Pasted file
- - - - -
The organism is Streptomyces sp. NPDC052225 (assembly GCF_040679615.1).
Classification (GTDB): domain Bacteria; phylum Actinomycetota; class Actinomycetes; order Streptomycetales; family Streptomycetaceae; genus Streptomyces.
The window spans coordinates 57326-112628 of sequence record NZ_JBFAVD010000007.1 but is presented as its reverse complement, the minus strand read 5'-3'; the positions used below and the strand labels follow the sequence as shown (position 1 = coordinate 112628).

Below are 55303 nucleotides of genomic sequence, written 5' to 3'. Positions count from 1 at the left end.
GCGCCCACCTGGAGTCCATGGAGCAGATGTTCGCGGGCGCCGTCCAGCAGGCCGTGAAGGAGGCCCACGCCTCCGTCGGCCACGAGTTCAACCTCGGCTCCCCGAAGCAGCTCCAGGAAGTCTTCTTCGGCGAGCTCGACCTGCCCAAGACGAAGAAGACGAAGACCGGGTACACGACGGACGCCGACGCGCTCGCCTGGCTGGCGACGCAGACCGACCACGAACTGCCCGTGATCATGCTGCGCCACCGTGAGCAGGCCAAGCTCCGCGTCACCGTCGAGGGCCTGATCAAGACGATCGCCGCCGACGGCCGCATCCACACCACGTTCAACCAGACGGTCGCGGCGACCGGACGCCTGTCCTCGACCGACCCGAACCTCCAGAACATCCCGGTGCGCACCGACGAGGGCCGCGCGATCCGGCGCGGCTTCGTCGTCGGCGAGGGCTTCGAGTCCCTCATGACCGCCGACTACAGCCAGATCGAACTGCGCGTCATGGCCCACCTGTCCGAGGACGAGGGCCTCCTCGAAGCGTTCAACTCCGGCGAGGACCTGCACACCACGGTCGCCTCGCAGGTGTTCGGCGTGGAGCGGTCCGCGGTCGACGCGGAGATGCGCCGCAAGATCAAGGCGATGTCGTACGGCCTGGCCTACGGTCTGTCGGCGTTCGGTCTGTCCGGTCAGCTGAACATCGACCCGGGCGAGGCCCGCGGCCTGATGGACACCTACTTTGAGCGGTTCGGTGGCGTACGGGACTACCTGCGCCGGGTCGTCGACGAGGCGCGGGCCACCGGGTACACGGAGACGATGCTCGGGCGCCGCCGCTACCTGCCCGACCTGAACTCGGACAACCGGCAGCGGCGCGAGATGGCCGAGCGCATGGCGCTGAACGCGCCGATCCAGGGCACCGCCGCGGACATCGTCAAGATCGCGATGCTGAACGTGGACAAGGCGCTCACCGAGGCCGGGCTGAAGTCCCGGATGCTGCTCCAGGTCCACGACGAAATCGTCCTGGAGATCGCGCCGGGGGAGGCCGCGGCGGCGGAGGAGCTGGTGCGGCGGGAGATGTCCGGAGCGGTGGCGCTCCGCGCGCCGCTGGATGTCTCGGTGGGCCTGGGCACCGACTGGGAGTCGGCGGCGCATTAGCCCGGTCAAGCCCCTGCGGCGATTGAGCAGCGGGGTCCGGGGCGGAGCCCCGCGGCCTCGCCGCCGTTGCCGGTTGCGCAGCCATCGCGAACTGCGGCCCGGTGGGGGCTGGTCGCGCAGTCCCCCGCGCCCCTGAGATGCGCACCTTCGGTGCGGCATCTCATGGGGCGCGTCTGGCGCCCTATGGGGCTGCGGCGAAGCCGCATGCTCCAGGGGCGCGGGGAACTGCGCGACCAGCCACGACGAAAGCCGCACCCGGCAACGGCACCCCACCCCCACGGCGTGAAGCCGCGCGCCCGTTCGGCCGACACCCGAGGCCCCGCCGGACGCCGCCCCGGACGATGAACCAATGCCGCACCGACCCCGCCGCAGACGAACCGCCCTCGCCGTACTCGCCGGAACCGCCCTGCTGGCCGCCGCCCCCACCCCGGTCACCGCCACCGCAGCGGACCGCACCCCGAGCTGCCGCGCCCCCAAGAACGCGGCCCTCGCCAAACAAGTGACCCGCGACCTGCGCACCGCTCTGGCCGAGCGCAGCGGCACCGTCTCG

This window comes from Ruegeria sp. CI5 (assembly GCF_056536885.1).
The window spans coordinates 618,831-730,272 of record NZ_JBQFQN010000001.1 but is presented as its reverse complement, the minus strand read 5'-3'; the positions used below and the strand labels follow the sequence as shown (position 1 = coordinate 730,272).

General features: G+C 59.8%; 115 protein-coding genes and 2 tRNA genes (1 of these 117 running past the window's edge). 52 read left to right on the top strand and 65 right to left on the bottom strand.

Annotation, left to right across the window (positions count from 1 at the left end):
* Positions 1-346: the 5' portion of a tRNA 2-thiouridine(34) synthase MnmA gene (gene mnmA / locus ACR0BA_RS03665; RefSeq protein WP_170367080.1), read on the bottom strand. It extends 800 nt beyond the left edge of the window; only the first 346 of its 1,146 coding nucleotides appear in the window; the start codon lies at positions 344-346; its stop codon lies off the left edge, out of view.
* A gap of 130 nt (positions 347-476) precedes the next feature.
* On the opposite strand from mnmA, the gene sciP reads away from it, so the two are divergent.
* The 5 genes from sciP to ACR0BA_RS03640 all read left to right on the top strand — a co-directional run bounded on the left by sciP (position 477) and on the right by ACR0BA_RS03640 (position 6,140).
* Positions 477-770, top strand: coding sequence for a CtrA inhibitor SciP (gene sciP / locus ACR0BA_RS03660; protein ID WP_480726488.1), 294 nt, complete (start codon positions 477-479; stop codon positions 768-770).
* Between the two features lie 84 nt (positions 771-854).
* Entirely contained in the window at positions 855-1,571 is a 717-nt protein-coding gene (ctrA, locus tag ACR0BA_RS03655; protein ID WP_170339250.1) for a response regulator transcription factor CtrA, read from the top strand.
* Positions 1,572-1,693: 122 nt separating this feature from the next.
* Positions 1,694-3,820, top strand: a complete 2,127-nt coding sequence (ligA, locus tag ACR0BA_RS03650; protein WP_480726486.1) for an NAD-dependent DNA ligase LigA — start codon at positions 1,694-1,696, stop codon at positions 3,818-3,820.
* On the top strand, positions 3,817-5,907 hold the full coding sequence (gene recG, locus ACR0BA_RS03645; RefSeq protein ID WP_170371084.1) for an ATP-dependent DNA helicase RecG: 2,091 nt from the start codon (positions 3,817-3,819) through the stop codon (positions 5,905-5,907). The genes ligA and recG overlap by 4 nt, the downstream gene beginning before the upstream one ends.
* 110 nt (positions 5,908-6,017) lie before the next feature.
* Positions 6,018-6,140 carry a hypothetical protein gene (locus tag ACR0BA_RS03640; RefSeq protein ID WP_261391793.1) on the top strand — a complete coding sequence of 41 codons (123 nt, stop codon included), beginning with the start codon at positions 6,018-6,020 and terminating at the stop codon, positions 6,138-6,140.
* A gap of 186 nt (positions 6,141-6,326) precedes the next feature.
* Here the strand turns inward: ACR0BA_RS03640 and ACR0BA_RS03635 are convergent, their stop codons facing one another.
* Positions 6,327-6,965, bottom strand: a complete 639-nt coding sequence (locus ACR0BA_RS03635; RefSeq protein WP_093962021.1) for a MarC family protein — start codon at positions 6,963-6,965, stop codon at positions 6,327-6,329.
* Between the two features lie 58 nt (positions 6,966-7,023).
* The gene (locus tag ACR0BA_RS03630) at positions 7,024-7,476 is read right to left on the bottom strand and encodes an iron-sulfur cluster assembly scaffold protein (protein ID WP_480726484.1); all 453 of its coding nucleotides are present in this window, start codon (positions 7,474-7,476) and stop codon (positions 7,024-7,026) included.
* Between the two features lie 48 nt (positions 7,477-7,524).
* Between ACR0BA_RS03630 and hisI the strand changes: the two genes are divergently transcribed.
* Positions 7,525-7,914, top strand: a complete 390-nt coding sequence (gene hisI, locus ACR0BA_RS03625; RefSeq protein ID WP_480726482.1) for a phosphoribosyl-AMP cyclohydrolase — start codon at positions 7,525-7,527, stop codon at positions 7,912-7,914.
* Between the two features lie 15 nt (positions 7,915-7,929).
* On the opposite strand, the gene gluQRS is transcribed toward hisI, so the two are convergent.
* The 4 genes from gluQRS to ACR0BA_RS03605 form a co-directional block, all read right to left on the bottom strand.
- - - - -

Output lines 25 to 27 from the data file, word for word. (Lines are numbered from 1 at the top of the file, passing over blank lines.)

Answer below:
* Between the two features lie 58 nt (positions 6,966-7,023).
* The gene (locus tag ACR0BA_RS03630) at positions 7,024-7,476 is read right to left on the bottom strand and encodes an iron-sulfur cluster assembly scaffold protein (protein ID WP_480726484.1); all 453 of its coding nucleotides are present in this window, start codon (positions 7,474-7,476) and stop codon (positions 7,024-7,026) included.
* Between the two features lie 48 nt (positions 7,477-7,524).